State officials unveiled a new license plate today benefiting Georgia’s spay/neuter program. The new license plate depicts a black and white tuxedo cat. Proceeds from sales of the Feline Friend license plate will directly benefit the Dog and Cat Sterilization Program, which provides spay/neuter subsidies to Georgians statewide and performs educational outreach on this healthy choice.
The Feline Friend license plate joins the Program’s two other designs, the Buddy and Animal Friend license plates. Since November 2003, almost $2.9 million has been earned to specifically fund subsidies and education. In addition to license plate sales, which provide the Program’s primary funding source, the State Income Tax Checkoff is another means of supporting the Program’s critical efforts.
“By adding the new Feline Friend license plate we hope to appeal to cat lovers throughout Georgia to help us with this important program,” said Commissioner Irvin. “We hope that everyone goes out and buys this tag for their vehicles.”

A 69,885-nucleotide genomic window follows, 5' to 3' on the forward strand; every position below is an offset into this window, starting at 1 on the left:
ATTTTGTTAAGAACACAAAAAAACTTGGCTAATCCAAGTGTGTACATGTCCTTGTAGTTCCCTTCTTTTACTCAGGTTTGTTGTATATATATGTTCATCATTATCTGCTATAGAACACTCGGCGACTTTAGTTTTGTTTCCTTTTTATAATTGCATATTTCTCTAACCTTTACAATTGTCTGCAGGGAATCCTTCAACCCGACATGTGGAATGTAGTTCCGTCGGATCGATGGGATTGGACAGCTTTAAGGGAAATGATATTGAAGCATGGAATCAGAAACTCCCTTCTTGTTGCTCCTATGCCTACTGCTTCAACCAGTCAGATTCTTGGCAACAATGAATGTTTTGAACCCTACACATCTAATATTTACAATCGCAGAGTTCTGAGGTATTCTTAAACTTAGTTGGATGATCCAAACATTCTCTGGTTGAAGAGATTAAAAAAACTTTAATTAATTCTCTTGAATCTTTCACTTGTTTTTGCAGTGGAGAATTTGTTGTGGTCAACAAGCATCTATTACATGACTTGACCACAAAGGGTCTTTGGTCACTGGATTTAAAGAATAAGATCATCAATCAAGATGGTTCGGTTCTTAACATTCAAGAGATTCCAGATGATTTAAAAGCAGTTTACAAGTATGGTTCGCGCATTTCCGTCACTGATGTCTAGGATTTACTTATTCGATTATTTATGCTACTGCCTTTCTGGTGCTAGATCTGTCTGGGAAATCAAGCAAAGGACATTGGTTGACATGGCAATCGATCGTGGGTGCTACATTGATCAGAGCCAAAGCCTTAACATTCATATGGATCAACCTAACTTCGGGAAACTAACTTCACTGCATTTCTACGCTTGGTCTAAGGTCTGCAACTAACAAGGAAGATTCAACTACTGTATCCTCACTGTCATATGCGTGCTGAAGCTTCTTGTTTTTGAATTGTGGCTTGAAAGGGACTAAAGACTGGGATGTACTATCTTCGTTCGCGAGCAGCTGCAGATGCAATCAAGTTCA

Unlike other spay/neuter programs, the DCSP has no income requirements. Any Georgia resident may benefit from the program. Interested residents should contact their local veterinarians to confirm program participation. More than 41,000 spay/neuter surgeries have been performed on animals in all 159 Georgia counties. To date, 1,004 veterinarians currently participate in the Program. For complete Program information and to find a participating veterinarian in their area, Georgians are invited to contact the Program by visiting www.agr.georgia.gov or by calling (404) 656-3667.
Georgians may purchase any of the Program’s license plates for their vehicles from county tag offices throughout Georgia for a $25.00 one-time fee. More than $22.00 from each license plate sold directly benefits the DCSP. These funds are allocated only for spay/neuter procedures and educational outreach on this healthy choice. Georgians may also contribute to the DCSP in honor or memory of a loved one. Contributions are 100% tax-deductible and provide much-needed funding to help curb the epidemic of pet overpopulation in our state.
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